Alabama voted for the Republican candidate, Ulysses S. Grant, over Liberal Republican candidate Horace Greeley. Grant won Alabama by a margin of 6.38%.

This was the last time that Alabama voted for a Republican until Barry Goldwater won it in the 1964 presidential election.

1876 United States presidential election in Alabama

The 1876 United States presidential election in Alabama took place on November 7, 1876, as part of the 1876 United States presidential election. Alabama voters chose ten representatives, or electors, to the Electoral College, who voted for president and vice president.Alabama was won by Samuel J. Tilden, the former governor of New York (D–New York), running with Thomas A. Hendricks, the governor of Indiana and future vice president, with 59.98% of the popular vote, against Rutherford B. Hayes, the governor of Ohio (R-Ohio), running with Representative William A. Wheeler, with 40.02% of the vote.

1880 United States presidential election in Alabama

The 1880 United States presidential election in Alabama took place on November 2, 1880, as part of the 1880 United States presidential election. Alabama voters chose ten representatives, or electors, to the Electoral College, who voted for president and vice president.Alabama was won by General Winfield Scott Hancock (D–Pennsylvania), running with former Representative William Hayden English, with 59.99% of the popular vote, against Representative James Garfield (R-Ohio), running with the 10th chairman of the New York State Republican Executive Committee Chester A. Arthur, with 37.10% of the vote.

1884 United States presidential election in Alabama

The 1884 United States presidential election in Alabama took place on November 4, 1884, as part of the 1884 United States presidential election. Alabama voters chose ten representatives, or electors, to the Electoral College, who voted for president and vice president.Alabama was won by Grover Cleveland, the 28th governor of New York, (D–New York), running with the former governor of Indiana Thomas A. Hendricks, with 60.37% of the popular vote, against Secretary of State James G. Blaine (R-Ohio), running with Senator John A. Logan, with 38.69% of the vote.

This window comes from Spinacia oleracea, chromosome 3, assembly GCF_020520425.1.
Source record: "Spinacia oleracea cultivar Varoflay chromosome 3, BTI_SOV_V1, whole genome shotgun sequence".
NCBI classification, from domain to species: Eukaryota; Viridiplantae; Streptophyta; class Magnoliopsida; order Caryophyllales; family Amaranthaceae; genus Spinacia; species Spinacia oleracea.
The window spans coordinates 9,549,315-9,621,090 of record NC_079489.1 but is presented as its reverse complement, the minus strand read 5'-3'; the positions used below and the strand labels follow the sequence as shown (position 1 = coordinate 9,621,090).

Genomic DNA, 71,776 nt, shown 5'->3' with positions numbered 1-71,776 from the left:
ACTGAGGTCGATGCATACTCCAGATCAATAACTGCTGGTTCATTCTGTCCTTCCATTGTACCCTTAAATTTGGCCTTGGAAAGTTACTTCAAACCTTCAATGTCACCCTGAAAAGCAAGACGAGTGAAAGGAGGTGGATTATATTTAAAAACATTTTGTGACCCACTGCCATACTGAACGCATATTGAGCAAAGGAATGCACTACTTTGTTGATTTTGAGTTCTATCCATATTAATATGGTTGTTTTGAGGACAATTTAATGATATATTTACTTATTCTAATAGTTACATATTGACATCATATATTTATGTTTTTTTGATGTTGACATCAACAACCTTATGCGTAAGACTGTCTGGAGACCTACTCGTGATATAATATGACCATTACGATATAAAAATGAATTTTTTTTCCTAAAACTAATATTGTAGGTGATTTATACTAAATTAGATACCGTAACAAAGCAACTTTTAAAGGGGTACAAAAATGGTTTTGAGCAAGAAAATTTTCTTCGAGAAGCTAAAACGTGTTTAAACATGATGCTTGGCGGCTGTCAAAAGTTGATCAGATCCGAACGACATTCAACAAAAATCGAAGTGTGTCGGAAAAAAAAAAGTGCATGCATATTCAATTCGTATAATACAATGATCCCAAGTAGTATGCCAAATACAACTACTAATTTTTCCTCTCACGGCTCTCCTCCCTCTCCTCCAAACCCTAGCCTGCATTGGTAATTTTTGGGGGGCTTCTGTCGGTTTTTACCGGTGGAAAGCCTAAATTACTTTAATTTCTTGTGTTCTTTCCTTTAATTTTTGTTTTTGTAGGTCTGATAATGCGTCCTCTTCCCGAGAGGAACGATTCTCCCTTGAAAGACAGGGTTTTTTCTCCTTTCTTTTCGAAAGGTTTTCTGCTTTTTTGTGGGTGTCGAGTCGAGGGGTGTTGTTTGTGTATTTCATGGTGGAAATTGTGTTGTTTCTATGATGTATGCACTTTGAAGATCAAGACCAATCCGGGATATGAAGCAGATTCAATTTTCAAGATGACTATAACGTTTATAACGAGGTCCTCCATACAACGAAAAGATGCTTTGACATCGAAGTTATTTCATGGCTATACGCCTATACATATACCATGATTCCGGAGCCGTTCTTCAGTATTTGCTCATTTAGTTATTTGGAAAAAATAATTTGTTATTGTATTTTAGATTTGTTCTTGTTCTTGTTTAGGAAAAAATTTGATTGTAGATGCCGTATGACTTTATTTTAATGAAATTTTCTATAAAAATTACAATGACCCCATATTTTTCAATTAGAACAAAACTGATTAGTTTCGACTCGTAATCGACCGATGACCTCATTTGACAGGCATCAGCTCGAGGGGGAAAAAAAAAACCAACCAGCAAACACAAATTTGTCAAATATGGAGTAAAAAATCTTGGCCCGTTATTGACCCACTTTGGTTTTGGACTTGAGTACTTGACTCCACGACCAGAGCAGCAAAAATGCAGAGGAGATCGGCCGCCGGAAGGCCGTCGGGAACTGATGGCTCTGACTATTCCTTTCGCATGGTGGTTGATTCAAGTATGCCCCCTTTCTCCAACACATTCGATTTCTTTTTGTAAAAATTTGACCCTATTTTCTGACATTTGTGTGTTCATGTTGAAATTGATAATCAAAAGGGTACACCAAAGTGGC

1932 United States presidential election in Alabama

The 1932 United States presidential election in Alabama took place on November 8, 1932, as part of the 1932 United States presidential election. Alabama voters chose eleven representatives, or electors, to the Electoral College, who voted for president and vice president.

Alabama was won by Governor Franklin D. Roosevelt (D–New York), running with Speaker John Nance Garner, with 84.74% of the popular vote, against incumbent President Herbert Hoover (R–California), running with Vice President Charles Curtis, with 14.13% of the popular vote.

1936 United States presidential election in Alabama

The 1936 United States presidential election in Alabama took place on November 3, 1936, as part of the 1936 United States presidential election. Voters chose eleven representatives, or electors to the Electoral College, who voted for president and vice president.

Alabama voted for the Democratic candidate Franklin D. Roosevelt over Republican candidate Alf Landon. Roosevelt won Alabama by a margin of 73.56%.

2020 United States presidential election in Alabama

The 2020 United States presidential election in Alabama is scheduled to take place on Tuesday, November 3, 2020, as part of the 2020 United States elections in which all 50 states plus the District of Columbia will participate. Alabama voters will choose electors to represent them in the Electoral College via a popular vote. The state of Alabama has 9 electoral votes in the Electoral College.In the 2016 United States presidential election, Trump won Alabama by a large margin (62.08% to Hillary Clinton's 34.36%). Alabama has voted for the Republican candidate in every election since it was won by Ronald Reagan in the 1980 election. Given this, Trump is favored to win Alabama in 2020, though the election of Democrat Doug Jones as Senator in 2018 may imply Alabama will not be won as handily as it was by Trump in 2016.

Birmingham was a potential host for the 2020 Democratic National Convention but was ultimately not selected.As of May 2019, Donald Trump and Bill Weld are the declared Republican candidates. A number of Democrats are running or have expressed interest in running, and Elizabeth Warren, Kamala Harris, Bernie Sanders, Beto O’Rourke, Pete Buttigieg, and former Vice President Joe Biden are among the major declared candidates.